PUNO, J., dissenting:chanrob1es virtual 1aw library

With due respect to our esteemed colleague Mr. Justice Josue N. Bellosillo, I dissent from the majority Decision for the following reasons:chanrob1es virtual 1aw library

First. The testimony of Ferdinand Calip deserves full faith and credit. Ferdinand is the brother of the victim. He was an eighteen (18) year old student when he testified. I cannot imagine any reason why he should perjure himself in identifying the accused-appellant as the person inside the tricycle when his sister boarded it. The accused-appellant was unknown to him and his family. There is thus no motive for him to wrongly implicate accused-appellant of a crime punishable by death. It bears stressing that Ferdinand did not allege that accused-appellant committed the crime at bar. He merely informed the authorities of the fact that the accused-appellant was in the tricycle boarded by his sister before she was raped and killed.

The majority doubts the testimony of Ferdinand allegedly because it was unnatural for him to have allowed the victim to board the tricycle when its driver and male passenger were unknown to him. I submit that Ferdinand did not act strangely for nothing in the record shows that the driver and the male passenger did anything to stir up any suspicion that they would commit a criminal act. It is of judicial notice that due to the scarcity of transport, people share seats with strangers even in tricycles. We ride in public vehicles without bothering about the names of drivers and our co-passengers.

I am not persuaded that Ferdinand lied when he testified that his sister boarded the tricycle at 5:30 a.m., even in light of the testimony of Medina, a defense witness, that they discovered the body of the victim also at 5:30 a.m. Witnesses to crimes should be given reasonable leeway in their appreciation of time for it is uncommon to remember the exact time of events. In the case at bar, Ferdinand used to accompany his sister take a tricycle ride in the early mornings to go to school. He followed the same routine on January 20, 1995. As he was doing a routine job, there was no reason for him to remember the time at exactly 5:30 a.m. His testimony stating the time at 5:30 a.m. when he let his sister board the tricycle was a mere approximation of the time at issue — it could be a few minutes earlier or after. I submit that a few minutes of inexactitude does not mean that Ferdinand was peddling false testimony. Moreover, the evidence is not conclusive that Medina discovered the body of the victim at exactly 5:30 a.m. The records show that Medina based his time testimony on the clock inside his vehicle. There is no evidence, however, to show how accurate the said clock was.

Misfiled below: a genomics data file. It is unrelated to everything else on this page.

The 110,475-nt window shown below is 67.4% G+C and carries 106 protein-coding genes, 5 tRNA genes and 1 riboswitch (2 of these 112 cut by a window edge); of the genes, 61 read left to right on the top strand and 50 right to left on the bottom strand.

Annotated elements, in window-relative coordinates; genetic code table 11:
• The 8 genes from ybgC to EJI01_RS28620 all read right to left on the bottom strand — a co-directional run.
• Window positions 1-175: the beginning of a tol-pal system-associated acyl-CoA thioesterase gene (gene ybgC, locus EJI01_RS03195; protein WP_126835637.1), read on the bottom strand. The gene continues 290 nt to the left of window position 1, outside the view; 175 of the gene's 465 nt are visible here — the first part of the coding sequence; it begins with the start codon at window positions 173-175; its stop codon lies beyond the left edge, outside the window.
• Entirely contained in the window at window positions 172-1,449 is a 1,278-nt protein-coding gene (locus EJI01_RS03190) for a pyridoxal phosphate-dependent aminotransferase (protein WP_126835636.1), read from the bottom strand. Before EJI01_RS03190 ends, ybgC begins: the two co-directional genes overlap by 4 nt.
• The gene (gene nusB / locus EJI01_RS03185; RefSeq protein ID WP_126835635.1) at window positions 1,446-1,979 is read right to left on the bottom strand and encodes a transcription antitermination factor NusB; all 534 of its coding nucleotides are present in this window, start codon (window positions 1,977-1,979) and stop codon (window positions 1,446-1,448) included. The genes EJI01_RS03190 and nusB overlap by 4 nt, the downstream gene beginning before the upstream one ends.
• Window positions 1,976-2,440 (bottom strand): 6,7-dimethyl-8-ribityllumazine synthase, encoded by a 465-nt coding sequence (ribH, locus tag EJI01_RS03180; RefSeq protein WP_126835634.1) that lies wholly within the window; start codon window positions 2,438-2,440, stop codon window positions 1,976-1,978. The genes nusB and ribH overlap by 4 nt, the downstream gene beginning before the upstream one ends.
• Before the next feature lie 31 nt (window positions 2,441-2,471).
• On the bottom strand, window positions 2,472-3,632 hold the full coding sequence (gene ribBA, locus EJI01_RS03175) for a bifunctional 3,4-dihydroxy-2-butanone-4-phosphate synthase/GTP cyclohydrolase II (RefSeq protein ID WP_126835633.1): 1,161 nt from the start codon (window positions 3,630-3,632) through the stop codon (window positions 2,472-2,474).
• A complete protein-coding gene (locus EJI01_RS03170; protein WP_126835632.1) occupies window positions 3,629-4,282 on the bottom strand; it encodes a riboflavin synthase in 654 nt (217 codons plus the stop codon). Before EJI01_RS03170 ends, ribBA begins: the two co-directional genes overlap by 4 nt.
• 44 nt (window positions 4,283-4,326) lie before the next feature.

Similarly, I am not convinced that the failure of Ferdinand to immediately report that accused-appellant was inside the tricycle boarded by his sister that fateful morning is fatal. The omission should not be interpreted as a sure sign of falsehood. It can well be that Ferdinand, then a young, 18-year old student, had yet no reason to suspect that the accused-appellant was the criminal. The initial shock that numbed the Calip family upon learning of the despicable crime should also be considered in judging the confusion of Ferdinand. A thousand and one important things had to be done immediately by the victim’s family, and one meaningless omission on the part of the teen-aged Ferdinand is no reason to condemn his testimony as incredible.

Second. The majority also belittles the testimony of Randy Ejara that at about 5:45 a.m. on January 20, 1995, he saw the nervous looking accused-appellant on board the sidecar of a tricycle traversing Lira street. Allegedly, the ocular inspection of the place conducted by the trial judge in the presence of the parties demonstrated that it was impossible for Ejara to have seen the Accused-Appellant. With due respect, this is not the conclusion reached by the trial judge. In clear and categorical language, the trial judge declared in his Decision: 1

"x       x       x